In the last few weeks, we discussed the four factors that lead to successful idea generation and implementation; sensitivity to the market; dissatisfaction with the status quo; shared goals; and trust as the single most important success factor. “Where’s the opportunity?” you might ask. For some, opportunity knocks. For the rest of us, it hides and we have to uncover it. Management guru Peter Drucker examined purposeful innovation before it became a common corporate goal. “The entrepreneur’s job is to pursue systematic, purposeful innovation.” – Peter Drucker How do you get started? Keep it simple. Start small: Don’t try to change the world in one day. Stay focused. And look out for these seven sources of opportunity:
- Look out for the unexpected, maybe even forgotten. Stay close to the emerging world of consumers and explore products and services that suddenly catch on and become omnipresent. Look out for unexpected trends, such as the constant need for convenience and less friction. How are you going to answer that?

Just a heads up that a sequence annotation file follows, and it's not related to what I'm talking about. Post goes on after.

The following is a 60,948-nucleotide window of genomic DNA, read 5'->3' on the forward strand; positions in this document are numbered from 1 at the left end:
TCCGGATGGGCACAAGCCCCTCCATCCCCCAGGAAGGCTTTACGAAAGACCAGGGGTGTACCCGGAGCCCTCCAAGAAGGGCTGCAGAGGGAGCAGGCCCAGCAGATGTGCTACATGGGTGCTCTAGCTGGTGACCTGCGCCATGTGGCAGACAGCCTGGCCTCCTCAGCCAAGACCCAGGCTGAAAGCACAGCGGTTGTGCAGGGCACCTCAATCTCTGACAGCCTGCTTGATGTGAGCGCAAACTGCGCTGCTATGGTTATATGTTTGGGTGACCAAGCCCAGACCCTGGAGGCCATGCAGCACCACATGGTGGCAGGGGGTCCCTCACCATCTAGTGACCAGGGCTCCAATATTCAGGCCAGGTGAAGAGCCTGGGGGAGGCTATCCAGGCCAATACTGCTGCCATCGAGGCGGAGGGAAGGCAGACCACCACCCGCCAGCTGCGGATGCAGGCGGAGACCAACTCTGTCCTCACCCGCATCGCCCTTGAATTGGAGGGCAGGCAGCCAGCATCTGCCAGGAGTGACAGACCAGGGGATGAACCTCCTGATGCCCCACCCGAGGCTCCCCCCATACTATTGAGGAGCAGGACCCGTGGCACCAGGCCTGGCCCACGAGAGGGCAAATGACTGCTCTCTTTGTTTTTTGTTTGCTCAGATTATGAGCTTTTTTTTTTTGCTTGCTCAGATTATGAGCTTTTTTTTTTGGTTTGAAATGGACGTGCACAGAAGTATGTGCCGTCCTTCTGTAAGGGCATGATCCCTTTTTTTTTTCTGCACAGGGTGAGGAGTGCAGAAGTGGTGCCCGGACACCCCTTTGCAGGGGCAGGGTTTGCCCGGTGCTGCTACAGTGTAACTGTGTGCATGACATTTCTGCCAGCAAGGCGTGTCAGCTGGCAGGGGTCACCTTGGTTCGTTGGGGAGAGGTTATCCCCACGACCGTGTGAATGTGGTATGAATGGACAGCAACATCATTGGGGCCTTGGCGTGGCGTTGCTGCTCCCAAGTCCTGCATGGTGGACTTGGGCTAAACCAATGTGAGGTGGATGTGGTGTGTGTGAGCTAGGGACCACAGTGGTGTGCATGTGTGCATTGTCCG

- Watch for discrepancies. Where is there a difference between what is and what ought to be, marked by widespread dissatisfaction? This is where your opportunity lies. Uber made the cab ride more convenient and gave the consumer control over the process. Can you mitigate dissatisfaction?
- Be very close to industry and market structure. Think more like an entrepreneur. What changes in regulations and work structures allow you to elbow your way in? When there’s a small opening, how are you going to benefit from it?
- Understand demographics. Shifts in population result in psychographic movement and cultural quakes. Don’t just focus on Millennials: Generation X and Boomers are changing, too. New business niches are opening up because demographics are changing.
- Fill a process need. Eliminating a bottleneck is a big strength of the digital space. Airbnb made it easy for everyone to rent out and lease a private space – they made it an almost frictionless process.
- Find new knowledge first. Sometimes it’s smart to be a late adopter. Other times, you need to be an early leader. New inventions attract many new and old competitors. There’s a period of time when entrepreneurship explodes and then there’s a phase of creative destruction that destroys most of the startups. After that period, it’s almost impossible to enter this new market. You need to be timely with your initiative.